Part 2 of a 3-part series on teshuvah and healing
Rav Ish-Shalom’s challenge was to take me in some unexpected directions…
Rav Kook sees Teshuvah as an entire spectrum of healing—with physical healing at one end and spiritual healing at the other. Surely healing from trauma should also fit into this spectrum. And indeed the path toward Teshuvah laid out by the Rambam in Hiklhot Teshuvah has much in common with trauma therapy. Both trauma and wrong-doing result in an injury to our sense of self. And in both cases, the road to recovery leads through mourning.
There is a book called The Silence, by Ruth Wajnryb, about the attempts of children of survivors to break through their parents’ silence. I had picked it up at a used book store years ago, hoping it would offer some explanation of my inability to speak of what I remember.
It has often struck me that after someone dies—I mean a normal death, of old age, in peaceful circumstances—the close family needs to tell and retell and retell the circumstances of the death, and this is what they do as people come to offer consolation. The same story gets told, many, many times. Perhaps this is what grief needs to do to enable the bereaved to reach acceptance. If the bereaved in normal circumstances need this, would not the need be just so much greater when the deaths occur in abnormal and horrific circumstances? Wouldn’t it take many more tellings, not fewer, to reconcile oneself to the reality? What happens when there is no re-telling? Where does grief untold go?
This is the role of shivah: to allow us to come to terms, accept, and know that others acknowledge the significance of a person’s life and death. The paradox is that those most in need of this release are often those who have no access to it.
Retelling a traumatic memory allows the same sort of closure on the event as does sitting shivah. The telling and retelling allows one to come to terms, to go through all the stages of denial and anger, and eventually to relegate the event to the past.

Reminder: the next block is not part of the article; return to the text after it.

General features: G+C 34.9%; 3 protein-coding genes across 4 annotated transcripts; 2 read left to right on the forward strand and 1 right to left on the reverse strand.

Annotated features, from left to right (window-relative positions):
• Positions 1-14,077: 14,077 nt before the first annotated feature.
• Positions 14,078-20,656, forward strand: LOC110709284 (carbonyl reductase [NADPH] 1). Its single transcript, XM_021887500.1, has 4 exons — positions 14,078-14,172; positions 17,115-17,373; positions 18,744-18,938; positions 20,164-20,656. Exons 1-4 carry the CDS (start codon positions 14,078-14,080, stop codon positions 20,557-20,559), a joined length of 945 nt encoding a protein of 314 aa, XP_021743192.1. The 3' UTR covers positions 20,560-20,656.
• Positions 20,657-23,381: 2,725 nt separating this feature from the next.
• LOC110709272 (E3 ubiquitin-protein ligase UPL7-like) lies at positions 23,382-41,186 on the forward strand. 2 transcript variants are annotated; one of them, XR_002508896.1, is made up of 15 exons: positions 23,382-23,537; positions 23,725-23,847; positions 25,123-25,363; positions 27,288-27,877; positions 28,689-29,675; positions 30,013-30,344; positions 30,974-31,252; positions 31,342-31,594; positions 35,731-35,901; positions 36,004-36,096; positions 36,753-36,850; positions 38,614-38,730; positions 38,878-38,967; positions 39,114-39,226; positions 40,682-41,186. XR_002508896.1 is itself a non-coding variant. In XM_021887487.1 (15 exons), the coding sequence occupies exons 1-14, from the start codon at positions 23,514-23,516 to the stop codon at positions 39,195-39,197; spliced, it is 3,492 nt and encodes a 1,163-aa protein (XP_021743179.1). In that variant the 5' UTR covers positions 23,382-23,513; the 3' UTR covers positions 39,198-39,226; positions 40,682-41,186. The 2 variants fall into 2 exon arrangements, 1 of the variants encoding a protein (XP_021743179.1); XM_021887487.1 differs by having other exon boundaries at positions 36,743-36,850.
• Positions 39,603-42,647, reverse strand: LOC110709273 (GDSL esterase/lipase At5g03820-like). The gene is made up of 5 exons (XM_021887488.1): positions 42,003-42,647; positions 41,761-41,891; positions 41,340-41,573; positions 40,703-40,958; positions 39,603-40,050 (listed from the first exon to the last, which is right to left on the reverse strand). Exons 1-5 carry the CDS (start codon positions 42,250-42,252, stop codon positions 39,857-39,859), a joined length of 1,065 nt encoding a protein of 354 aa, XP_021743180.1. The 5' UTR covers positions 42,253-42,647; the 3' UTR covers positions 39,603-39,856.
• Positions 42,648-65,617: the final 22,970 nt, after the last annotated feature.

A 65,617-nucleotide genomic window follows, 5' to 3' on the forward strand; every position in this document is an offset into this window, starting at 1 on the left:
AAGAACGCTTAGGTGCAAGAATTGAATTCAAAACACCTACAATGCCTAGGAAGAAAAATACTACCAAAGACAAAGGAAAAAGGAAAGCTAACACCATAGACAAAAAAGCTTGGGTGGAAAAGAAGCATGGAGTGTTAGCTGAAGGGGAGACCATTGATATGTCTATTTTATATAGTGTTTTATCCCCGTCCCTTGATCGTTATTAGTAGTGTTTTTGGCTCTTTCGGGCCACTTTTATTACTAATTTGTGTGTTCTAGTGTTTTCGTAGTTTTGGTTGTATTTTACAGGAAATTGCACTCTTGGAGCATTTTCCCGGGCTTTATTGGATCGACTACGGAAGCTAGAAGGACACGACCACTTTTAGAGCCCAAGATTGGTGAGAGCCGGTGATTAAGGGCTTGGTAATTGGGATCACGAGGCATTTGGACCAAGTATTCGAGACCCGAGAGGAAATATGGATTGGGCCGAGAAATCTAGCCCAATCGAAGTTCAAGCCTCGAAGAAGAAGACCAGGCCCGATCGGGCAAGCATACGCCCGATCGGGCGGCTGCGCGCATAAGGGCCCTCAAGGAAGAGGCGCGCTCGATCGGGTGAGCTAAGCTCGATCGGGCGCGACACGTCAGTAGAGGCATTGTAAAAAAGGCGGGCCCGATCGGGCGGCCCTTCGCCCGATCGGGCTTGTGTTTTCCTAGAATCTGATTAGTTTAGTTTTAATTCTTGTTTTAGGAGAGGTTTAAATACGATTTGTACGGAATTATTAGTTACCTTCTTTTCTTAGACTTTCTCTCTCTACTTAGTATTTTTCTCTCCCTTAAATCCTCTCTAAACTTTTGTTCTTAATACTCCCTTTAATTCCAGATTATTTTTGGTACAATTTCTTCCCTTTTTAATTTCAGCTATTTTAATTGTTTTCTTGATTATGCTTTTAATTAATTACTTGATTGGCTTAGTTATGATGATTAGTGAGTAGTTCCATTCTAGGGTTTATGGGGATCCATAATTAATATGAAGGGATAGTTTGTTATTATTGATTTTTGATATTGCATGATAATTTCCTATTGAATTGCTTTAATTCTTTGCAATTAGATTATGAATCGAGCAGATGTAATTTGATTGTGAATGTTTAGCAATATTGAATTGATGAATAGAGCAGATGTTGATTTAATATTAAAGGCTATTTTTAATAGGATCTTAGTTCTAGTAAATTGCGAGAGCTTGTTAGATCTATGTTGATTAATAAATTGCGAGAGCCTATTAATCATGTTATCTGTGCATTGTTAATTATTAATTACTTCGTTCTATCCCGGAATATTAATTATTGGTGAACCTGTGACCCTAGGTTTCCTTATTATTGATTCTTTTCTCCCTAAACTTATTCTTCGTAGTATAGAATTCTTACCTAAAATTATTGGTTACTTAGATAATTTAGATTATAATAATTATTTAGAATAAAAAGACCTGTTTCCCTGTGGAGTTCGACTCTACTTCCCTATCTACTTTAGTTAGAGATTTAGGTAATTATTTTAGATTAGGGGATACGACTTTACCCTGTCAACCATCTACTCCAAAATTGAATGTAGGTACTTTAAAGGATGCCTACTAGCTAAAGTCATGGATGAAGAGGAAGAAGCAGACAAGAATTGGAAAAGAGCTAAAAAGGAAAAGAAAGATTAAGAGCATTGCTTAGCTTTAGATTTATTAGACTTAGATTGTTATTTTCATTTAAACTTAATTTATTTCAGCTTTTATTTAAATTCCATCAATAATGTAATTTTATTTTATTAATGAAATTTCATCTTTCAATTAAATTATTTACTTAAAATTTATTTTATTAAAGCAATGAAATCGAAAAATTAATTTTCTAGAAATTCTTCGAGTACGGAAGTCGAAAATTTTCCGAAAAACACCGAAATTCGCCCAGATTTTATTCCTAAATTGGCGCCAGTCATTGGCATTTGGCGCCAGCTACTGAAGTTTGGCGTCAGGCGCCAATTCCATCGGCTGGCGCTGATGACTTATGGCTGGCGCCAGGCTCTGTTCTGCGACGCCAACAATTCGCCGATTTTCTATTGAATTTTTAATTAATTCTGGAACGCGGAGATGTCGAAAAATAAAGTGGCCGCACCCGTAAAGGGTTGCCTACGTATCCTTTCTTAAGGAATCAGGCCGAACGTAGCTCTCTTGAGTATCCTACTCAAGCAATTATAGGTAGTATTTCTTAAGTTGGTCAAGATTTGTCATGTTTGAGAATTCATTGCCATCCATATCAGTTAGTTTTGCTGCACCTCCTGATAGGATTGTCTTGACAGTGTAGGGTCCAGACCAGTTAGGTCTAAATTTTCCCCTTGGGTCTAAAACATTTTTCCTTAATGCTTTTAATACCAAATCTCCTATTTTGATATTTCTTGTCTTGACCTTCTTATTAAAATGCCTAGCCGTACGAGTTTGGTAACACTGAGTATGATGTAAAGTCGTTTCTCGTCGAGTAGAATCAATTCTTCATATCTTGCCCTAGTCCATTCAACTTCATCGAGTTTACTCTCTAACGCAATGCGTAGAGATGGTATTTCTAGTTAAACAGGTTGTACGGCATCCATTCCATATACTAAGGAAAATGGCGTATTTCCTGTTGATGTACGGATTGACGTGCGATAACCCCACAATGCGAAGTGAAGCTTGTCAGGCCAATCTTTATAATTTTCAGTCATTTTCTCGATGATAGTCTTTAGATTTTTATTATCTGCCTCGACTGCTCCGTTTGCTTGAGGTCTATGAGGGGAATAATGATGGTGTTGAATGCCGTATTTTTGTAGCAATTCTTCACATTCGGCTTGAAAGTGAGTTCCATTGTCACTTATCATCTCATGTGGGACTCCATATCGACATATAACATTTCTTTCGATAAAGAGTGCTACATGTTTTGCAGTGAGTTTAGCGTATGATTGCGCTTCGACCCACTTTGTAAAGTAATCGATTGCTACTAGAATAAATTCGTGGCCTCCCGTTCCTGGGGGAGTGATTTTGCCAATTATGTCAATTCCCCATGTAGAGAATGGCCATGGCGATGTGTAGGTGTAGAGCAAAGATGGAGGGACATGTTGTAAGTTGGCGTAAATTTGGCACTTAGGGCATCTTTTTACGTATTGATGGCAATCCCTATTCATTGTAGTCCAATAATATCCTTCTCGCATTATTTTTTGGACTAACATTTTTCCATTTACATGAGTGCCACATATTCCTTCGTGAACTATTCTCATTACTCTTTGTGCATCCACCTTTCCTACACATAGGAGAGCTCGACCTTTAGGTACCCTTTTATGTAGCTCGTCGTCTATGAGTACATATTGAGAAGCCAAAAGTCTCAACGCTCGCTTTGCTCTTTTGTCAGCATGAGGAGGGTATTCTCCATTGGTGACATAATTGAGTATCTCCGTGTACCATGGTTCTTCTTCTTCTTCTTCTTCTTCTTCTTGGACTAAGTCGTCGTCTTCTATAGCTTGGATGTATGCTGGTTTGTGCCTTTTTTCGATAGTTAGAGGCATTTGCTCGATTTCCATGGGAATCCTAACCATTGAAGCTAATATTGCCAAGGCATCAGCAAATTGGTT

Mourning is a process: We sit shivah, we retell again and again, we bring out the photographs, we process our loss….
And we say Kaddish. The Kaddish has become so bound up with the need to come to terms with loss, that we forget its role as a simple affirmation of trust. But of course, this is how it came to be said by mourners in the first place. After all, when is our trust in the rightness of things so severely undermined as when we face irreparable loss? For the same reason, the burial service includes the acceptance of judgment.
In fact, this theme runs through most Jewish customs of mourning; the end goal is gradual acceptance—acceptance that the same power that brings us the good in life brings us suffering as well, and that this is as it should be. These are things that have to be felt, not thought. On the intellectual level, there are no answers, but on that deeper level, there are no questions.
In Teshuvah, we go through some of the same stages as in mourning. We acknowledge the mistake—it was the wrong thing to do. We experience (but really experience) regret—I understand the full import of it and how great a mess I have made of things; reach a point where all of the regret, despair, grief, and longing to make right can find expression. We become someone else, someone who even if brought to exactly the same circumstances, would not make the same mistake again.
And, like one in mourning for a part of ourselves—for the missed opportunity—we retell. We express the inner turmoil; we make it concrete and real, and at the same time reach closure with it. This is the last stage of teshuvah—the viddui. By telling, we acknowledge our mistakes and their consequences, our wrong-turns and blind alleys, and by speaking them aloud, we take possession of them. But more, we bring them from the private space of our regret into the public space of communal existence, allowing them to enter the memory of our community.
It takes courage to do this, but it is also supremely healing.
And so I have answered the first part of Rav Ish-Shalom’s challenge: To find the connection between re-telling a traumatic event and Teshuvah. Like the gradual normalization of traumatic memory, teshuvah brings us back to the place of our failure, and allows us to re-experience it in the telling, and to know that we are heard.
What remained was to find the connection between these things and the practice of bringing a disturbing dream to Birkhat Hakohanim. And lastly, I would have to tackle the third challenge and relate all this to the Jewish people’s so-called “‘return to history”. These two issues are combined in the next essay, “We Were Like Dreamers”.